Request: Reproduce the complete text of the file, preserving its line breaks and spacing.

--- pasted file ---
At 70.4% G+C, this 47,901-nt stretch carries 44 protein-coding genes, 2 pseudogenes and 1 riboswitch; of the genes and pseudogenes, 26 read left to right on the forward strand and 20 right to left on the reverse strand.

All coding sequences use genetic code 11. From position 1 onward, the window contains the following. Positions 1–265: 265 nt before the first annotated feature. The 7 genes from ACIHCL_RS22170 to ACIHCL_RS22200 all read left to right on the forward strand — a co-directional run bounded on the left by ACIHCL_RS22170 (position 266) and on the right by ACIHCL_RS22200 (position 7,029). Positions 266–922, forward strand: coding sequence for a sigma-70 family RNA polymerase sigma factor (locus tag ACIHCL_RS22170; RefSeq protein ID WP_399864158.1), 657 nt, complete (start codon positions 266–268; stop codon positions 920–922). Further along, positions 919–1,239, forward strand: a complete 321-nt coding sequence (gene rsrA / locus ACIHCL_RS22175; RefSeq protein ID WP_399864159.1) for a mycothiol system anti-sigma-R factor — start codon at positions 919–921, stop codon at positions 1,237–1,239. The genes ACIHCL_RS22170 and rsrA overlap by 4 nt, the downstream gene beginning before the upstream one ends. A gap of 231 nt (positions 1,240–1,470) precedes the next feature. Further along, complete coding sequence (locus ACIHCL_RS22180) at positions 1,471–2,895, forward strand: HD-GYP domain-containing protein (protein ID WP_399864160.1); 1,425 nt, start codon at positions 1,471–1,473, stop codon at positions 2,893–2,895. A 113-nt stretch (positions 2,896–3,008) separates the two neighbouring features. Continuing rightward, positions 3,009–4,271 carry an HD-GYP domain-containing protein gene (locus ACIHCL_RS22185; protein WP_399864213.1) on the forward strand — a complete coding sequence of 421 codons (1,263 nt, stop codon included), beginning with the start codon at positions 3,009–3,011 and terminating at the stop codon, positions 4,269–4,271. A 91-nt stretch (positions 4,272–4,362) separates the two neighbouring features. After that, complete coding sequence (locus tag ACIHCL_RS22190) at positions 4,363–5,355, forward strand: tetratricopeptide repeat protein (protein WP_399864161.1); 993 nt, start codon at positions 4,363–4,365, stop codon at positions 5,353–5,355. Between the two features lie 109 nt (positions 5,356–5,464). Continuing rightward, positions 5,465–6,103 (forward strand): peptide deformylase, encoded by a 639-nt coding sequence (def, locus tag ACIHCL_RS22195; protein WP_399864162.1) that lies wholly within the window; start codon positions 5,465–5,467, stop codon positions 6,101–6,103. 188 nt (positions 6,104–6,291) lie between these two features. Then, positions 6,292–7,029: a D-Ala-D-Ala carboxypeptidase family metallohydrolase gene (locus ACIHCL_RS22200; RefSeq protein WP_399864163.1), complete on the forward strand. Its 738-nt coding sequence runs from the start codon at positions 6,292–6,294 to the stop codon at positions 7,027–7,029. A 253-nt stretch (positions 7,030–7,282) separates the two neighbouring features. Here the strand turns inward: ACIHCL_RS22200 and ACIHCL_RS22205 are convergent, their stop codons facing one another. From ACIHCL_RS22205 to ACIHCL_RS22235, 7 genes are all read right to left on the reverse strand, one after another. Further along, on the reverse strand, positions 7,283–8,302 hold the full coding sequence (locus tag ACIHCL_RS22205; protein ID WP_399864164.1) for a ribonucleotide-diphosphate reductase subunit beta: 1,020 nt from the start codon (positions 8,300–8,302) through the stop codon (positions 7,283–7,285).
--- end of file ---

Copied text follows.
At 70.4% G+C, this 47,901-nt stretch carries 44 protein-coding genes, 2 pseudogenes and 1 riboswitch; of the genes and pseudogenes, 26 read left to right on the forward strand and 20 right to left on the reverse strand.

All coding sequences use genetic code 11. From position 1 onward, the window contains the following. Positions 1–265: 265 nt before the first annotated feature. The 7 genes from ACIHCL_RS22170 to ACIHCL_RS22200 all read left to right on the forward strand — a co-directional run bounded on the left by ACIHCL_RS22170 (position 266) and on the right by ACIHCL_RS22200 (position 7,029). Positions 266–922, forward strand: coding sequence for a sigma-70 family RNA polymerase sigma factor (locus tag ACIHCL_RS22170; RefSeq protein ID WP_399864158.1), 657 nt, complete (start codon positions 266–268; stop codon positions 920–922). Further along, positions 919–1,239, forward strand: a complete 321-nt coding sequence (gene rsrA / locus ACIHCL_RS22175; RefSeq protein ID WP_399864159.1) for a mycothiol system anti-sigma-R factor — start codon at positions 919–921, stop codon at positions 1,237–1,239. The genes ACIHCL_RS22170 and rsrA overlap by 4 nt, the downstream gene beginning before the upstream one ends. A gap of 231 nt (positions 1,240–1,470) precedes the next feature. Further along, complete coding sequence (locus ACIHCL_RS22180) at positions 1,471–2,895, forward strand: HD-GYP domain-containing protein (protein ID WP_399864160.1); 1,425 nt, start codon at positions 1,471–1,473, stop codon at positions 2,893–2,895. A 113-nt stretch (positions 2,896–3,008) separates the two neighbouring features. Continuing rightward, positions 3,009–4,271 carry an HD-GYP domain-containing protein gene (locus ACIHCL_RS22185; protein WP_399864213.1) on the forward strand — a complete coding sequence of 421 codons (1,263 nt, stop codon included), beginning with the start codon at positions 3,009–3,011 and terminating at the stop codon, positions 4,269–4,271. A 91-nt stretch (positions 4,272–4,362) separates the two neighbouring features. After that, complete coding sequence (locus tag ACIHCL_RS22190) at positions 4,363–5,355, forward strand: tetratricopeptide repeat protein (protein WP_399864161.1); 993 nt, start codon at positions 4,363–4,365, stop codon at positions 5,353–5,355. Between the two features lie 109 nt (positions 5,356–5,464). Continuing rightward, positions 5,465–6,103 (forward strand): peptide deformylase, encoded by a 639-nt coding sequence (def, locus tag ACIHCL_RS22195; protein WP_399864162.1) that lies wholly within the window; start codon positions 5,465–5,467, stop codon positions 6,101–6,103. 188 nt (positions 6,104–6,291) lie between these two features. Then, positions 6,292–7,029: a D-Ala-D-Ala carboxypeptidase family metallohydrolase gene (locus ACIHCL_RS22200; RefSeq protein WP_399864163.1), complete on the forward strand. Its 738-nt coding sequence runs from the start codon at positions 6,292–6,294 to the stop codon at positions 7,027–7,029. A 253-nt stretch (positions 7,030–7,282) separates the two neighbouring features. Here the strand turns inward: ACIHCL_RS22200 and ACIHCL_RS22205 are convergent, their stop codons facing one another. From ACIHCL_RS22205 to ACIHCL_RS22235, 7 genes are all read right to left on the reverse strand, one after another. Further along, on the reverse strand, positions 7,283–8,302 hold the full coding sequence (locus tag ACIHCL_RS22205; protein ID WP_399864164.1) for a ribonucleotide-diphosphate reductase subunit beta: 1,020 nt from the start codon (positions 8,300–8,302) through the stop codon (positions 7,283–7,285).